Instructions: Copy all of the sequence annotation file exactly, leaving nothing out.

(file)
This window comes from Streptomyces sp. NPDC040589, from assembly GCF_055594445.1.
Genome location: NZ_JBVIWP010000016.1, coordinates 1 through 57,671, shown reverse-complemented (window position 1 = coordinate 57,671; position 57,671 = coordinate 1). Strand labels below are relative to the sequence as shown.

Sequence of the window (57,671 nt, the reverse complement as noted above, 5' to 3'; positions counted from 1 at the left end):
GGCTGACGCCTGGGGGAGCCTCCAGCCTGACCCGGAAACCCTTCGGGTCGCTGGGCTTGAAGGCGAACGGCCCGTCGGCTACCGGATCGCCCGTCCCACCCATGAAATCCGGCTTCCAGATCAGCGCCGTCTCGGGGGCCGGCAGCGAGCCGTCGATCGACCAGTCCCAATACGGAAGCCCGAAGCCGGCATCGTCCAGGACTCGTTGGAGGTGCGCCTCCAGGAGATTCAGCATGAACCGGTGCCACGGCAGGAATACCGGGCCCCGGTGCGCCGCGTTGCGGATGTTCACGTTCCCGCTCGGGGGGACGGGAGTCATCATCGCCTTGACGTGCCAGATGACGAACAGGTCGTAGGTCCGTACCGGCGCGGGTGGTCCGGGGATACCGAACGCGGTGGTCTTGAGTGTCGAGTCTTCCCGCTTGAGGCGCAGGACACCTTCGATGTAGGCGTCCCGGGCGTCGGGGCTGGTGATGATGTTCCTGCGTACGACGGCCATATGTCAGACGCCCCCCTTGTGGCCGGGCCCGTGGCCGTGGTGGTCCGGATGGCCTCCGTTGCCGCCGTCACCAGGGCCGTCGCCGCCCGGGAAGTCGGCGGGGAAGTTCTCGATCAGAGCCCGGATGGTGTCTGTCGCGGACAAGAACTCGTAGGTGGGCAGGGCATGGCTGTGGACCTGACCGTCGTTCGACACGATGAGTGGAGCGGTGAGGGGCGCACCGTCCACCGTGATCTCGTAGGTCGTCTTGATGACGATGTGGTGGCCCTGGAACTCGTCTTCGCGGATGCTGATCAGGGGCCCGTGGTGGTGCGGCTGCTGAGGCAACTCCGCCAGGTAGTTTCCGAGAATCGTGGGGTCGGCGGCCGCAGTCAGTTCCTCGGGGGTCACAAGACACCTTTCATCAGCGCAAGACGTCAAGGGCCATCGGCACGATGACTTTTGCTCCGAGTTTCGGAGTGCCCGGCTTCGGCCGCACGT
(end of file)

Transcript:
This window comes from Streptomyces sp. NPDC040589, from assembly GCF_055594445.1.
Genome location: NZ_JBVIWP010000016.1, coordinates 1 through 57,671, shown reverse-complemented (window position 1 = coordinate 57,671; position 57,671 = coordinate 1). Strand labels below are relative to the sequence as shown.

Sequence of the window (57,671 nt, the reverse complement as noted above, 5' to 3'; positions counted from 1 at the left end):
GGCTGACGCCTGGGGGAGCCTCCAGCCTGACCCGGAAACCCTTCGGGTCGCTGGGCTTGAAGGCGAACGGCCCGTCGGCTACCGGATCGCCCGTCCCACCCATGAAATCCGGCTTCCAGATCAGCGCCGTCTCGGGGGCCGGCAGCGAGCCGTCGATCGACCAGTCCCAATACGGAAGCCCGAAGCCGGCATCGTCCAGGACTCGTTGGAGGTGCGCCTCCAGGAGATTCAGCATGAACCGGTGCCACGGCAGGAATACCGGGCCCCGGTGCGCCGCGTTGCGGATGTTCACGTTCCCGCTCGGGGGGACGGGAGTCATCATCGCCTTGACGTGCCAGATGACGAACAGGTCGTAGGTCCGTACCGGCGCGGGTGGTCCGGGGATACCGAACGCGGTGGTCTTGAGTGTCGAGTCTTCCCGCTTGAGGCGCAGGACACCTTCGATGTAGGCGTCCCGGGCGTCGGGGCTGGTGATGATGTTCCTGCGTACGACGGCCATATGTCAGACGCCCCCCTTGTGGCCGGGCCCGTGGCCGTGGTGGTCCGGATGGCCTCCGTTGCCGCCGTCACCAGGGCCGTCGCCGCCCGGGAAGTCGGCGGGGAAGTTCTCGATCAGAGCCCGGATGGTGTCTGTCGCGGACAAGAACTCGTAGGTGGGCAGGGCATGGCTGTGGACCTGACCGTCGTTCGACACGATGAGTGGAGCGGTGAGGGGCGCACCGTCCACCGTGATCTCGTAGGTCGTCTTGATGACGATGTGGTGGCCCTGGAACTCGTCTTCGCGGATGCTGATCAGGGGCCCGTGGTGGTGCGGCTGCTGAGGCAACTCCGCCAGGTAGTTTCCGAGAATCGTGGGGTCGGCGGCCGCAGTCAGTTCCTCGGGGGTCACAAGACACCTTTCATCAGCGCAAGACGTCAAGGGCCATCGGCACGATGACTTTTGCTCCGAGTTTCGGAGTGCCCGGCTTCGGCCGCACGT